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'Incredible for an 18-year-old'
Part six: Ian Chappell picks the best centuries he has watched. No. 6: Sachin Tendulkar's taming of the WACA pitch in 1992 (00:00)
Producer: Ranjit Shinde
August 21, 2012
Sachin Tendulkar, 114 v Australia, WACA, 1992
'Incredible for an 18-year-old'August 21, 2012
The first chance I actually got to see Sachin Tendulkar bat live was in the 1991-92 series, when India came to Australia. India finished up losing the series 4-0, but Tendulkar left a large impression on me.
Firstly, he got the 148 in Sydney. That was a magnificent innings. The guy was only 18 years of age, and when you think of the contrasting pitches, coming from India, where the bounce is much lower, to Australia, where the bounce is much higher - that, to me, is one of the toughest adjustments you've got to make as a batsman. To me it's always much easier to adjust from the higher bounce to the lower bounce. Going the other way must be an enormous adjustment, and fortunately I never had to do it. And to do it as an 18-year-old kid, I thought was incredible. So I was highly impressed with Tendulkar when he got 148 in Sydney.
He went to Perth, and I thought this would be really interesting, being a short player. There is no other like that - it's unique, the WACA pitch, with its bounce, particularly at that stage. It has come down a little bit since then but in those days it used to bounce a lot.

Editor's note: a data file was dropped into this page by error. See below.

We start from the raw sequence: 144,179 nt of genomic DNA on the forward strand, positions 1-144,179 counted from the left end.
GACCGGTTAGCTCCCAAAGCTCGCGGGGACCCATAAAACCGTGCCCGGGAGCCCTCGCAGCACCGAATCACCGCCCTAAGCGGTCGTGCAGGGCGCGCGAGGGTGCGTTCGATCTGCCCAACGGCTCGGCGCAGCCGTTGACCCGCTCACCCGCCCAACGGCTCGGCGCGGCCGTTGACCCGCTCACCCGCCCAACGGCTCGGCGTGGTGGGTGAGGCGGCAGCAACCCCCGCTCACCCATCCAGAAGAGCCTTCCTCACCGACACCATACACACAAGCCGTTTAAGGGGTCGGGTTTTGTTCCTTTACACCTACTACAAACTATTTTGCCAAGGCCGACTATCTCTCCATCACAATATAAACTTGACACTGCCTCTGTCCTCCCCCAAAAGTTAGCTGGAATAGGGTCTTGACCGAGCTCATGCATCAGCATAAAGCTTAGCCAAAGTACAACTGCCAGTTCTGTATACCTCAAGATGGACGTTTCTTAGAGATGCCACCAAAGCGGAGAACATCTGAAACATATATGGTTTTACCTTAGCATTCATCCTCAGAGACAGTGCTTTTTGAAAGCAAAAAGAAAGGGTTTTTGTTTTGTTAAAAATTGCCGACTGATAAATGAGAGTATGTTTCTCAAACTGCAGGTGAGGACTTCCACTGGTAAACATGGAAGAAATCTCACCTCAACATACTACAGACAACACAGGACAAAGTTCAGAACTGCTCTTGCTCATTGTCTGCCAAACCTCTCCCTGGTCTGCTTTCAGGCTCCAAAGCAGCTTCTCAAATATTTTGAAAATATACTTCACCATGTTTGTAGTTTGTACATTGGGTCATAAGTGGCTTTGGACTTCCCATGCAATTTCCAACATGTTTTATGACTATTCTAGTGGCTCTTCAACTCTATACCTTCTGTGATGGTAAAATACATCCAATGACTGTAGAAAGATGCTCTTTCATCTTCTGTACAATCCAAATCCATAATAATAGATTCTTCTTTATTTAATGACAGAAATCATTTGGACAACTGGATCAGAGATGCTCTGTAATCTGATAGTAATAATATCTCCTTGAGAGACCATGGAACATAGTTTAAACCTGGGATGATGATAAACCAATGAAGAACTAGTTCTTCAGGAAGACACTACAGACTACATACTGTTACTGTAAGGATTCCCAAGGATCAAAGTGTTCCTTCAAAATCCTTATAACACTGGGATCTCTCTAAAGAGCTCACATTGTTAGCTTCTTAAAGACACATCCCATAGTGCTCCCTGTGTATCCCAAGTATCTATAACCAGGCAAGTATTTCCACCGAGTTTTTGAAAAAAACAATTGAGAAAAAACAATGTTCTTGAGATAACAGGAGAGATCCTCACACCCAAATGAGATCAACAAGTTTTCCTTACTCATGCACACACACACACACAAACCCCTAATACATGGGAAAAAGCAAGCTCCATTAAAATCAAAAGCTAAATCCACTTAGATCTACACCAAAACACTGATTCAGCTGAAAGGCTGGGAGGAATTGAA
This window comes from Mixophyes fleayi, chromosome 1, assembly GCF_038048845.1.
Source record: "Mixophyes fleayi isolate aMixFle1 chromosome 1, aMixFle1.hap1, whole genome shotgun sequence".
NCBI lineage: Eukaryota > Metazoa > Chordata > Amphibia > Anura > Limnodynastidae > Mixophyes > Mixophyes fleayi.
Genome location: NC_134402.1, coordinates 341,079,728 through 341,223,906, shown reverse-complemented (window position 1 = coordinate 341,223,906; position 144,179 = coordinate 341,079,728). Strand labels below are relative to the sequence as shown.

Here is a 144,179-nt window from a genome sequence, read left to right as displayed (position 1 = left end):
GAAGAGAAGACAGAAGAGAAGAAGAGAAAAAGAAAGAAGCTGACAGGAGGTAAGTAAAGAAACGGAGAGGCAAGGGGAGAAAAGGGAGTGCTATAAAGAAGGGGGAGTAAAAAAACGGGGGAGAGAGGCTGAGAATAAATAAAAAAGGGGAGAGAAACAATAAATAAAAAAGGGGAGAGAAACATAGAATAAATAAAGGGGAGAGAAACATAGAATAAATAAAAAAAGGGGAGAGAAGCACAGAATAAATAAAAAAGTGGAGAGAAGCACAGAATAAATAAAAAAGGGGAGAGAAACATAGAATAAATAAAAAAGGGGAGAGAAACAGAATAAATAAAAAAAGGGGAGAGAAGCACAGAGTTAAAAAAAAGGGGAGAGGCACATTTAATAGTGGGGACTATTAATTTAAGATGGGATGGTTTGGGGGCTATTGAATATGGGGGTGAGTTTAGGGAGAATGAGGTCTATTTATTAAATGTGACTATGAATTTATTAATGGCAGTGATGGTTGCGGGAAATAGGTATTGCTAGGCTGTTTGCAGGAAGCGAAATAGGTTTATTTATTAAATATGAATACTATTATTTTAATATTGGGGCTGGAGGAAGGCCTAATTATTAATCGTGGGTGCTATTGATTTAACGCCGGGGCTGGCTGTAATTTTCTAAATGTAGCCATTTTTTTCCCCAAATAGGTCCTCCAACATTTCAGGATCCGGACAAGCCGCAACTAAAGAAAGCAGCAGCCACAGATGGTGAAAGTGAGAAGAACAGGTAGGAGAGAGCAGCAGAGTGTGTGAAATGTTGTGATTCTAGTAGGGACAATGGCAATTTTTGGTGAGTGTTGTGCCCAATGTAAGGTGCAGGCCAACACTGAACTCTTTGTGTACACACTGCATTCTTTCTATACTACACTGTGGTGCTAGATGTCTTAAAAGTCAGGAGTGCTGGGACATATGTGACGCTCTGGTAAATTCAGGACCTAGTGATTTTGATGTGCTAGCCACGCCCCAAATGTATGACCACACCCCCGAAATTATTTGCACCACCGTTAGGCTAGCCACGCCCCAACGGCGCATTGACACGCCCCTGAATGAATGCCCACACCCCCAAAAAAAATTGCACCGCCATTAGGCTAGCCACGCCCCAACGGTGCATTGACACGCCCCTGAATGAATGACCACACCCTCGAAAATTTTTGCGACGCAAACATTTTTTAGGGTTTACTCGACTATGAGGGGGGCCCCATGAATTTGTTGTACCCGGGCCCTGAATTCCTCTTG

I have seen Australian players who played Sheffield Shield cricket play a few innings at the WACA. It usually takes them a few innings to adjust to the WACA if they are not from Western Australia. Here is this 18-year-old kid, he comes to Perth and he makes 114. Okay, he got more runs in Sydney, but to me the innings in Perth was more impressive because here is a kid, coming from low-bouncing pitches to the highest bouncing and the fastest pitch in the world - totally unique conditions. He makes all the adjustments and scores 114.
He was such a good player off the back foot. The shot that always stands out for me with Tendulkar is when he goes on the back foot and just punches down the ground. There is no follow-through with it. Boom! Just a punch. His timing was so good, and he used that shot a lot in Perth. It's not the easiest shot in the world to play on the normal-bouncing pitches, but on the extra bounce of Perth, for a short guy… it's a very, very tough shot to play.
As I say, I was impressed with Tendulkar after I saw the 148 in Sydney, but boy, I was even more impressed when he got that 114 in Perth. That was a remarkable knock for a player of great experience, but for an 18-year-old, it was incredible.
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Jul 15, 2014 Part seven: Martin Crowe on Mohammad Azharuddin's quick feet and fast hands (04:05)
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